Research of happiness appear to change into extra well-liked in periods of excessive societal stress. It’s maybe no coincidence that the longest-running study of happiness, administered by Harvard College, originated in the course of the Nice Melancholy. In 1938, researchers measured bodily and psychological well being of 268 then-sophomores and, for 80 years, tracked these males and a few of their descendants.
Their most important discovering? “Shut relationships, greater than cash or fame … maintain individuals glad all through their lives.” This consists of each a contented marriage and household, and a detailed group of supportive pals. Importantly, the relationships highlighted within the examine are these primarily based on love, care and equality, relatively than abuse and exploitation.
Simply because the Nice Melancholy motivated Harvard’s examine, the present pandemic impressed social scientist Arthur Brooks to launch, in April 2020, a weekly column on happiness titled “How to Build a Life.” In his first article for the collection, Brooks loops in analysis exhibiting religion and significant work—as well as to shut relationships—can improve happiness.
Discovering happiness in chaos and dysfunction
Brooks’ recommendation correlates with these findings within the World 2021 Happiness Report, which famous “a roughly 10% improve within the quantity of people that stated they have been apprehensive or unhappy the day past.”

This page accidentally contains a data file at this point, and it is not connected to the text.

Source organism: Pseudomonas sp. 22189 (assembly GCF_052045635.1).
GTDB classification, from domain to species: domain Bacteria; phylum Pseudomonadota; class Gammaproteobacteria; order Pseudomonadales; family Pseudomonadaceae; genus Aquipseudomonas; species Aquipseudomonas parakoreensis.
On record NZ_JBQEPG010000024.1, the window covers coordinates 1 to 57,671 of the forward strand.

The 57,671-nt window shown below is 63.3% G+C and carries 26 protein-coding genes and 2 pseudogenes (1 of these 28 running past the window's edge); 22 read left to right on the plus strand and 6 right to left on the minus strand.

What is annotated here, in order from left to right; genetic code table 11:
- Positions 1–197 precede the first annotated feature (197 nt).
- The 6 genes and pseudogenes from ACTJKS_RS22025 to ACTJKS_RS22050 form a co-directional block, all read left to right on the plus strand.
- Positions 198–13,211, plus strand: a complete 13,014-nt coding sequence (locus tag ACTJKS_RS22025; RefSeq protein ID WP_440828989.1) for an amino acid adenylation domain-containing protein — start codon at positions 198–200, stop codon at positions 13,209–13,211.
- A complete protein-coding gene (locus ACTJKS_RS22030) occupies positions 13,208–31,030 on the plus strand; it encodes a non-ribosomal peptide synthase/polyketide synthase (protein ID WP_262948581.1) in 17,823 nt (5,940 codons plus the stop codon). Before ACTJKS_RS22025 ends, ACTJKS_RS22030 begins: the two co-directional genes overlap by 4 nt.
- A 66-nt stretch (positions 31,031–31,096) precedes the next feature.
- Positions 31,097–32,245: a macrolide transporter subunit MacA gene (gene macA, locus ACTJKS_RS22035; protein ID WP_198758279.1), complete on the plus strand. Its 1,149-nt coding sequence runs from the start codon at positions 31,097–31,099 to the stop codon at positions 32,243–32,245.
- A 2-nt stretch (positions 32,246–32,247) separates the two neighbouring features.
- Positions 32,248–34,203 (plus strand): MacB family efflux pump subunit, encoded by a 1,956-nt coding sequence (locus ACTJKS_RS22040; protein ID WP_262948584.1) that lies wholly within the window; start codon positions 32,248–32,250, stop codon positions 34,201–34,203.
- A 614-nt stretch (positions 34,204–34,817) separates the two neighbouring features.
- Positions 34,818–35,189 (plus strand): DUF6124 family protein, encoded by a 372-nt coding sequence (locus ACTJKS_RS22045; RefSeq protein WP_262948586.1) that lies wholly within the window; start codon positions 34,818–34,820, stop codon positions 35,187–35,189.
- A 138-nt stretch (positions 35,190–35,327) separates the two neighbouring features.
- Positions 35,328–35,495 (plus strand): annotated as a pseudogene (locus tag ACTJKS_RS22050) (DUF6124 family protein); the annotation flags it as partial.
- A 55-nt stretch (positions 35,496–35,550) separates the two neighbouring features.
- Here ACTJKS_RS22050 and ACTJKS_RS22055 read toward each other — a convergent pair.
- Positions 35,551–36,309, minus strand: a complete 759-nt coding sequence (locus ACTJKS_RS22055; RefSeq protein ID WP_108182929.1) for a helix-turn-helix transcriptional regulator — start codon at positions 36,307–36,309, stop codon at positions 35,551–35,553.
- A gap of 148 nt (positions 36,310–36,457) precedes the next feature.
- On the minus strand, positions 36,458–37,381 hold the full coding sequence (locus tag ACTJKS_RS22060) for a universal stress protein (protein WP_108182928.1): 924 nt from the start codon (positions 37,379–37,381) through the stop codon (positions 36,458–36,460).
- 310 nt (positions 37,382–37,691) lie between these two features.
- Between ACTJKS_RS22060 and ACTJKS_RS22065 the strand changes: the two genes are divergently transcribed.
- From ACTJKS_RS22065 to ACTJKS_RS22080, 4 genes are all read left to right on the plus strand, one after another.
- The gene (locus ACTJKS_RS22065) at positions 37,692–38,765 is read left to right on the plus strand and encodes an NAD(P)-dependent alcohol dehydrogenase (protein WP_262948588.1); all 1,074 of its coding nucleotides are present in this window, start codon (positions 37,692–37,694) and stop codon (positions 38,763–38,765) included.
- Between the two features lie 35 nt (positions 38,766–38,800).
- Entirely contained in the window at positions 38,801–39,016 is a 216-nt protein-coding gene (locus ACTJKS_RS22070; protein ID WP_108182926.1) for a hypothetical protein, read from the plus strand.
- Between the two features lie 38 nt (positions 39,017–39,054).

Religion, relationships and significant work all contribute to emotions of security and stability. All of them have been victims of the pandemic. The Pompeiian baker, who selected to place his plaque in his place of job, possible would have agreed in regards to the important connection amongst happiness, work and religion. And whereas he was not, so far as historians can inform, dwelling by a pandemic, he was no stranger to societal stress.
It’s doable his alternative of décor mirrored an undercurrent of tension—comprehensible, given among the political turmoil in Pompeii and within the empire at large within the final 20 years of town’s existence. On the time of the ultimate volcanic eruption of A.D. 79, we all know that some Pompeiians have been nonetheless rebuilding and restoring from the earthquake of A.D. 62. The baker’s life should have been crammed with reminders of instability and looming catastrophe. Maybe the plaque was an try to fight these fears.
In any case, would really glad individuals really feel the necessity to place an indication proclaiming the presence of happiness of their dwelling?
Or possibly I’m overanalyzing this object, and it was merely a mass-made trinket—a first-century model of a “Dwelling Candy Dwelling” or “Reside, Chortle, Love” placard—that the baker or his spouse picked up on a whim.
And but the plaque reminds of an vital fact: individuals in antiquity had desires of and aspirations for happiness, very similar to individuals do at present. Vesuvius could have put an finish to our baker’s desires, however the pandemic needn’t have such a everlasting influence on ours. And whereas the stress of the previous year-and-a-half could really feel overwhelming, there was no higher time to reevaluate priorities, and bear in mind to put individuals and relationships first.